Sentence Examples with the word Crescent

The alchemists named it Luna or Diana, and denoted it by the crescent moon; the first name has survived in lunar caustic, silver nitrate.

There is nothing distinctively Turkish in the combination of crescent and star which appears on the Turkish national standard; the latter is shown by coins and inscriptions to have been an ancient Illyrian symbol, and is of course common in knightly and decorative orders.

The Crescent is a fine range of buildings in the Doric style, erected by the duke of Devonshire in 1779-1788.

View more

At the same period a great work was undertaken to meet the want of a proper central communication between north and south, namely, the construction of a broad thoroughfare, called Kingsway in honour of King Edward VII., from High Holborn opposite Southampton Row southward to the Strand, connexion with which is established at two points through a crescent named Aldwych.

Opening out of one of the crescent canals which penetrate the city from the Y is the State Entrepot dock (1900), the free harbour of Amsterdam, where the produce from the Dutch East Indies is stored.

McCall Theal states that the ancestors of the tribes living in what is now Natal and Zululand were acquainted with the regimental system and the method of attack in crescent shape formation in the 17th century.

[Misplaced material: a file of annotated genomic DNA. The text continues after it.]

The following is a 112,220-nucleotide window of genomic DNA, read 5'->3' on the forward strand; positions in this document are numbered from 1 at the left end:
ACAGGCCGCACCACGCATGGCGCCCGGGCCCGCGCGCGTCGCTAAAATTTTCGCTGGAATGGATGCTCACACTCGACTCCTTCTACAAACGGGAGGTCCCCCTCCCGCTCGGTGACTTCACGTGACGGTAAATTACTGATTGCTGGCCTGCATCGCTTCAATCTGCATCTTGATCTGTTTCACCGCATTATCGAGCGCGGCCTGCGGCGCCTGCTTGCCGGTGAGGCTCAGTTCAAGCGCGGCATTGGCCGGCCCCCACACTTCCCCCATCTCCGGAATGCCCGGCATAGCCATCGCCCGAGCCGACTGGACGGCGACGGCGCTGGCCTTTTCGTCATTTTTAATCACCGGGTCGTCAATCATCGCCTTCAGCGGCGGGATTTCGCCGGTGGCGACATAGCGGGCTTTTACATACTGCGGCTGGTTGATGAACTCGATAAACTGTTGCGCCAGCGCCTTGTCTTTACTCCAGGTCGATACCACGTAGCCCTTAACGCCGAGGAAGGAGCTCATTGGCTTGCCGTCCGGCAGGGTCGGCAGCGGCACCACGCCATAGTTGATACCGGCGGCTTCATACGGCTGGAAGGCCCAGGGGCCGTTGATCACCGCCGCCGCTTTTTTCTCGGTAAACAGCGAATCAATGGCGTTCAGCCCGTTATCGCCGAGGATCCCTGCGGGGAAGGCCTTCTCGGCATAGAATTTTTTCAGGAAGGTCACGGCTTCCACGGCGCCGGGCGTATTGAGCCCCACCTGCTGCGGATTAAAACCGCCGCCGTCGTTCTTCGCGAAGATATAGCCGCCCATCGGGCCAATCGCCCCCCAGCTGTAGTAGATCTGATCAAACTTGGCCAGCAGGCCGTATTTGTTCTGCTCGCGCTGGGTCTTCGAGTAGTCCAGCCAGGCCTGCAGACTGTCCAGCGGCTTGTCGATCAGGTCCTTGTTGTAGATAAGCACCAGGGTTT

DIANA MONKEY, a West African representative of the guenon monkeys taking its name, Cercopithecus diana, from the presence of a white crescent on the forehead; another characteristic feature being the pointed white beard.

There are five classes; the badge is a silver sun of seven clustered rays, with crescent and star between each cluster; on a gold centre is the sultan's name in black Turkish lettering, surrounded by a red fillet inscribed with the words Zeal, Devotion, Loyalty; it is suspended from a red crescent and star; the ribbon is red with green borders.

The outermost crescent canal is called the Singel Gracht (girdle canal), and marks the boundary of the city at the end of the 17th century.

As a memorial of the miraculous interference, the Byzantines erected an altar to Torch-bearing Hecate, and stamped a crescent on their coins, a device which is retained by the Turks to this day.